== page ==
Our air conditioner chose to die. Apparently it doesn’t like the corrugated, dirt roads we drive on. Even though it would sometimes be faster, and more comfortable, to walk some of these roads, we’ve still used them. Although the campervan is buiult to be an off-road Van, the appliances just aren’t.
In all fairness, the air conditioner died a few months ago. We just haven’t cared before now. Now,, we care. A lot. We care because it is so hot. It is over forty degrees. It would be great to be able to start the generator and turn on the air conditioner. Other than my in-laws, we are all alone in the campground. I’m sure they wouldn’t complain about the noise of the generator and air conditioner if only we could get some relief from this heat.
We are at Whalers Way. It’s the most southerly tip of the Eyre Peninsula, and the south-easterly tip of the Great Australian Bite. It feels rather remote, but we’re within cooee of Port Lincoln, a major town. The 14 kilometers of dirt road stretches along the tip, and is private property as part of Mikkira Sation.
Despite the $30 day permit cost, it is only $35 for the car, campervan and all six of us to enter and camp for two nights. The first time we’d gone passed we’d not gone in because of the steep cost for a day. Now we are here, we figure that it is worth it. It is beautiful.
It is New Years Eve, but we have the place to ourselves. Well, until the morning when Peter looks out the campervan window and calls out to the rest of us, “Look! Snake!”
We watch the snake slither around the concrete bin that is just a few meters from our campervan. We all watch, safe inside the van, as the snake circles the bin a few times. It then stretches its body upwards along the side of the bin. It sweeps itself along the side of the bin before its head finds a tiny air hole in the bin, which it puts its head inside. Before long, the entire snake disappears inside the rubbish bin. The rubbish bin that we used repeatedly yesterday.
Several hours and games of Scrabble later, the snake is still very active. Three year old Edmund wants to go outside, but no one will let him. No one wants Edmund near the snake. Jarrad looks sadly at me, and says quietly,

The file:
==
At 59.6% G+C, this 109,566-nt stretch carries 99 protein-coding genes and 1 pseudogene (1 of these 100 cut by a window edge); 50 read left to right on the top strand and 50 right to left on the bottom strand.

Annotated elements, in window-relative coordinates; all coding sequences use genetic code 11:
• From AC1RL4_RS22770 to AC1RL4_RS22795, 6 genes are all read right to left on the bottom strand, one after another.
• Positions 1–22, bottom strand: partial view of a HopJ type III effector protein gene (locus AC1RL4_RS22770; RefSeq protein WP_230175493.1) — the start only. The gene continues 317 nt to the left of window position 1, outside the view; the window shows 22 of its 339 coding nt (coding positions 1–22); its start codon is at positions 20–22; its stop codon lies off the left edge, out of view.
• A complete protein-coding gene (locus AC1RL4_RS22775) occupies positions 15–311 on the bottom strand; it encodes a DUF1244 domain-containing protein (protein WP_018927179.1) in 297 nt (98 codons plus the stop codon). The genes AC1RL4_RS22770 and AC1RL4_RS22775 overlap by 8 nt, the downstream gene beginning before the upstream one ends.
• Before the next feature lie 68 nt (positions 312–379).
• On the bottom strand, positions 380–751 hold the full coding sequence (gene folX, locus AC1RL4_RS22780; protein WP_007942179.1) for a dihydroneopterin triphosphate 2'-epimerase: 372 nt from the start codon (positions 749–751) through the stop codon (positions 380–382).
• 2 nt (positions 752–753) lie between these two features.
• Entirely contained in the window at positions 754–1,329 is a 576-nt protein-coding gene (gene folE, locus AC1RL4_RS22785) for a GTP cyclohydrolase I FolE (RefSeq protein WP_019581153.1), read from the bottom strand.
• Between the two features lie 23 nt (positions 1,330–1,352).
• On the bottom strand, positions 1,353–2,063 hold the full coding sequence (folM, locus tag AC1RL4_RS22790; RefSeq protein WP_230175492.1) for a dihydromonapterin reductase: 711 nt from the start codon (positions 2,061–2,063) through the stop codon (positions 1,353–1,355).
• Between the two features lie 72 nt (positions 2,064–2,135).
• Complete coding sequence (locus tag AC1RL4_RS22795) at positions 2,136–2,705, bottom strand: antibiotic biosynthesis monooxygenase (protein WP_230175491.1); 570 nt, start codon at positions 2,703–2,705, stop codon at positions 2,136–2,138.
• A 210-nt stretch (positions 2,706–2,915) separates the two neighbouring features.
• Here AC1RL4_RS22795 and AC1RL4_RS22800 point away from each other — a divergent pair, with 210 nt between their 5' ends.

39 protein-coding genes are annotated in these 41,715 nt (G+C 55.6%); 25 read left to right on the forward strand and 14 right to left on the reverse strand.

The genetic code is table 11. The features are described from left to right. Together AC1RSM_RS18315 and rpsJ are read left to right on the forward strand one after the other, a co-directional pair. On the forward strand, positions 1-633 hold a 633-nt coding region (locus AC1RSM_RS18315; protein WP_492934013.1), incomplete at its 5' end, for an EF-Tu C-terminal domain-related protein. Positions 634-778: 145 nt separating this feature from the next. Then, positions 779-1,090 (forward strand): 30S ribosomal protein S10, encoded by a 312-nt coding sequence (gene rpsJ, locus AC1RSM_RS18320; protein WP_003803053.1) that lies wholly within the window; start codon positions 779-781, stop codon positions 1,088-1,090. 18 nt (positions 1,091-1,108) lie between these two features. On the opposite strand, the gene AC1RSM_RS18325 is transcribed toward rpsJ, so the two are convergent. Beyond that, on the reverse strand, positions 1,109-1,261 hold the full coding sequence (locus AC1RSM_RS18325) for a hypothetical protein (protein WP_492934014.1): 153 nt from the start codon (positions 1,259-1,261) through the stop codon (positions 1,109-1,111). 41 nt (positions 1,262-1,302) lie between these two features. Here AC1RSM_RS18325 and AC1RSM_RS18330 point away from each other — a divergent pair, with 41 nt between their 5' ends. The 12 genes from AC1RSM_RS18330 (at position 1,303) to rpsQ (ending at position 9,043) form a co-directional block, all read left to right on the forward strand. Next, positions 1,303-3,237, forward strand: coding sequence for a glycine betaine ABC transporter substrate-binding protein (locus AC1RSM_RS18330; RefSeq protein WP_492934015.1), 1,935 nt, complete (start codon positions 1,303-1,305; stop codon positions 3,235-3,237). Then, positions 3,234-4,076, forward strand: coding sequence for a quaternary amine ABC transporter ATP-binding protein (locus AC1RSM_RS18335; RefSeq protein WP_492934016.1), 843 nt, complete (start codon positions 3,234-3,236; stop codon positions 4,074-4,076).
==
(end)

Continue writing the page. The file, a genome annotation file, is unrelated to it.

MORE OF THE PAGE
“I’m going to kill it.”
“Oh Jarrad, what if it bites you?”
“I don’t want to. We’re in its environment, but it’s just too active arouund here. We’ll either have to go, or I kill it.”
Ten minutes later, Jarrad has broken the snake’s back and killed it. He looks really upset, This is the same guy who stops the car to carry a lizard off the road rather than risk harming it.
A car pulls into the campground, and we all groan that we’re going to have company. “Hi,” the man says, “I just wanted to say welcome. I’m the owner of Mikkira Station.”. He’s lovely and very friendly. We have a great time talking to him. He suggests a few different swimming and fishing points.
We head towards Red Banks at the westernly end of Whalers Way. We drive along the rocky track towards the beach, when someone shouts “Whales! Look! Whales!”. We all shout at Jarrad to stop the car, and pratically fall over each other we are in such a hurry to get out.
We are so surprised that whales are here. It is New Years’, and whales are only expected in the Great Australian Bite between June to October. We count our blessings, feeling so lucky that at Christmas we saw salmon herded by dolphins, and now today we are seeing whales. “They are not moving fast,” someone comments, “No, but there are quite a few. It is not just one, it’s a pod!”.
A few minutes later, it dawns on us that our whales are actually rocks. Disappointed, we climb back into the car.
We forget about the pseudo-whales a few minutes later as we pull up at Red Banks. We jump a meter down over the edge of the cliff to the soft sand and then run the rest of the way down to the beach. We spend hours in the blistering heat playing in the sheltered, shallow waters. It’s a blissful escape and relief from the harsh heat.
We climb over the rocks to get out a little further as the afternoon draws on and the temperature drops to a lovely temperature. Jarrad’s got a new fishing rod after our experience with the salmon, and he wants to try it out. Holding Edmund, I wade thigh-deep through the water. Everyone else goes around the long way in an attempt to stay dry. Jarrad catches nothing, but we all have fun looking at tiny schools of fish, sea anenomies and crabs in the shallow waterpools.
Jarrad’s mum loses her footing and slips into the water. Her arm is broken, a result of a fall playing laser skirmish several weeks earlier, and she struggles to get up. She’s visibly shaky after the fall, and we go back to the sand.
I’m still carrying Edmund, and I get back while the Jarrad, the older kids and his parents are still picking their way amongst the rocks. The owner notices our car, and comes down to say hello. He shows me the bag of fish that he has caught during the afternoon, and gives me two. Jarrad hasn’t caught any fish today, but we’ll still be able to have fresh fish on the barbecue for dinner!
I love this place! It’s beautiful. The only thing I’m missing as I watch the sun set and eat fresh barbecued fish is a glass of white wine.